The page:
01438 741177         thewinesociety.com

The Society's Community

The ageing of Riesling


#41

Yes, I’m sure you’re right about RS in reds. And maybe a little in whites too. But that would be 2 (or 3 at a stretch) on the 1-9 scale, and not 4-6 like most Kabinett and Spatlese.


#42

I think you are right about this estate - so far as I know it is no longer functioning, or if it is, it must surely be a shadow of its former self. I wonder why so many went this way?

I hadn’t thought to look on CellarTracker, but those trying this wine seem to have enjoyed it right enough. 10 years ago, though. The two Auslese notes are within a couple of days of each other and both refer to “tasting sample”. I wonder if they might have been from the same bottle?

But I am really grateful you started this thread, and also thereby jogged my memory to go and look the Schloss Eltz wine out.

I only tried the Riesling when tasting through their range at their winery. As it was alongside the Howard Park equivalents I didn’t really pay it much attention as the HP were more up my street. I do have some HP rieslings slumbering at present, but haven’t opened any yet as they are fairly recent vintage. I didn’t taste the other Madfish varieties, but had it in mind to order a Pinot Noir from the society to take a look - maybe I shan’t bother now having seen your note!


#43

Just to show how vintages have changed, and not just in Germany, this vintage chart shows those earlier times when perhaps three years in ten were good vintages and look at tit now, not all climate change of course, the technical side of winemaking has improved beyond belief in the same period.


#44

If you’ve got another 1975 German Rieslings laying about I’d be interested in relieving you of a bottle from my birth year!


#45

Have to say I don’t agree 100% with your assessment, Cerberus. While I would probably still put Alsace at the top, the prices are high, and I think Austrian producers like Prager, Pichler and Knoll (and probably plenty of German trocken - I’m aware I need to explore this more) are right up there in quality for less cash talking £25-35 maybe).

I haven’t had anything from the New World that has got near this level - and yes, that’s including Polish Hill and Steingarten, but then as I said maybe I just don’t like the Aussie style - though of course there is good value in the sub £20 market.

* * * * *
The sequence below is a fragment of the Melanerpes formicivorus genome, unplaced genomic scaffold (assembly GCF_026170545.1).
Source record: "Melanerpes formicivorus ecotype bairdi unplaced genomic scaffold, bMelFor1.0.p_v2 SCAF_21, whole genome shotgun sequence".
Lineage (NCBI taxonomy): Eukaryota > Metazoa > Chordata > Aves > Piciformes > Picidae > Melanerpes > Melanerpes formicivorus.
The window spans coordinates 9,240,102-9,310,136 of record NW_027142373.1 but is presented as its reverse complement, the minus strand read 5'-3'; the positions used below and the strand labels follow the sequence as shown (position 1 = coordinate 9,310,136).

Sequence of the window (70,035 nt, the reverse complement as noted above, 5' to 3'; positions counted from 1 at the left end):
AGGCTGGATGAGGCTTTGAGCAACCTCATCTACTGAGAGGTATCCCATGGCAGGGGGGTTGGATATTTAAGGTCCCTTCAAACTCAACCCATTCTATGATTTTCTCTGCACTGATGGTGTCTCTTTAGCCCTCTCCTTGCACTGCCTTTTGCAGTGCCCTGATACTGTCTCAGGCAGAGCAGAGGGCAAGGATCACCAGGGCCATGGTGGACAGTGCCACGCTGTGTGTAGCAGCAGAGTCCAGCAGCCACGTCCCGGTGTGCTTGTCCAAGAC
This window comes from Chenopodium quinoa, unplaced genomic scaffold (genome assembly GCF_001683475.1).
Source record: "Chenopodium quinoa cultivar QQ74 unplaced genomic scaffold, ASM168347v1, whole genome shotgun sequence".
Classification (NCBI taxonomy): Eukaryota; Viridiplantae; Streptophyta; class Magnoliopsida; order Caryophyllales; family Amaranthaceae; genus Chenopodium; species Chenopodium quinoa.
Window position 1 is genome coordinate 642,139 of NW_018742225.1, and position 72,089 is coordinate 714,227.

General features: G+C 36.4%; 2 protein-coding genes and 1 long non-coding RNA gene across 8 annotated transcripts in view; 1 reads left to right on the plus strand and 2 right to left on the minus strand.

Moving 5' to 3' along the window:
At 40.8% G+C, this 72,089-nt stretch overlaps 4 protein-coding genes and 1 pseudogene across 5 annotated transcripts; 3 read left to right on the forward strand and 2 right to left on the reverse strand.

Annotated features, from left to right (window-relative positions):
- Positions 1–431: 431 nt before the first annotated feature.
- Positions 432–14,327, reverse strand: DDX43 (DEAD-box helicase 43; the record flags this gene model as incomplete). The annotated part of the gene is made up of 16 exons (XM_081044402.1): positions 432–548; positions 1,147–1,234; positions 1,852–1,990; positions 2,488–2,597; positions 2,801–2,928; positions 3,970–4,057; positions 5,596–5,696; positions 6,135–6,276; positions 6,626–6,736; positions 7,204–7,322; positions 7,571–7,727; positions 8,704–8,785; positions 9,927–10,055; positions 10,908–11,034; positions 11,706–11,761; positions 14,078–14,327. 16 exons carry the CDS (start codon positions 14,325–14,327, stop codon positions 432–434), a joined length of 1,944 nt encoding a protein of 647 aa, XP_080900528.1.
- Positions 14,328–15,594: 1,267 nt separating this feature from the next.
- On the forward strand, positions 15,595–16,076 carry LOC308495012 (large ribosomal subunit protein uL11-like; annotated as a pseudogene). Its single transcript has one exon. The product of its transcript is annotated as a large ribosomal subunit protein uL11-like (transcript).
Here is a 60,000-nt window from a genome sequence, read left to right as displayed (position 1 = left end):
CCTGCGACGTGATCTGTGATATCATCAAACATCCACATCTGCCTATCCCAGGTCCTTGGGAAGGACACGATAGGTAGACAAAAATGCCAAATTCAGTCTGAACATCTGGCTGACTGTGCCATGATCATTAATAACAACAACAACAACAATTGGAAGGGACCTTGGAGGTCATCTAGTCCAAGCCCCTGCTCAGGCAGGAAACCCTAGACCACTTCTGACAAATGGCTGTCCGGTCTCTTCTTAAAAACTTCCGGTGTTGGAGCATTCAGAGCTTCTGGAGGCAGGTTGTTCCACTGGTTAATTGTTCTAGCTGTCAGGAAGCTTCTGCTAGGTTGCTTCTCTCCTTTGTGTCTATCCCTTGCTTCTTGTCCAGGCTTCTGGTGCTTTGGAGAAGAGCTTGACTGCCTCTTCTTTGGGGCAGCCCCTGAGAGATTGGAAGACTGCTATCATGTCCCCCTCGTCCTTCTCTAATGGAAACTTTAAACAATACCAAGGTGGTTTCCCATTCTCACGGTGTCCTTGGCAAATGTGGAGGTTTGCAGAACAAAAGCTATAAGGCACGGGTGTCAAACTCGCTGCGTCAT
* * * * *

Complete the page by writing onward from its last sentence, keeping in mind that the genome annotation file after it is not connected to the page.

You should look around in Alto Adige too - think you are missing some candidates there. I’d be amazed if you don’t think Falkenstein or Kuhnhof, for example, are top notch.


#46

Again it all comes down to personal taste, none of us are ever going to like all of the same wines or styles, that is the nature of things.
There is plenty of value in Germany for under £20, I have just ordered some Vollenweider Wolfer Goldgruber Kabinett with great reviews for under £15 retail, there are plenty more !

Falkenstein I have drunk, good though it is, it is no better than many German Rieslings in the same price bracket, see above for example.


#47

Austria is my blank spot. I have had several which I enjoyed, but must confess I have never got to grips with Austrian rieslings in general. So if anyone would like to pile in on this subject, I’m all ears.


#48

I might have a vintage port, but that’s about all I can think of! Seriously, are you looking actively? Wine-Searcher is probably your friend if so.


#49

Not actively but I was excited when I saw the bottle!


#50

Don’t let me put you off, but like you I tasted back to back with Howard Park on 2 occasions now and maybe that’s the problem . Madfish fades into oblivion when tasted against something which is clearly better . I should really just go and taste it on its own merit and I may have a different opinion . But I wouldn’t want to put you off a wine just because I didn’t feel it was particularly that good . We are all different :wink:.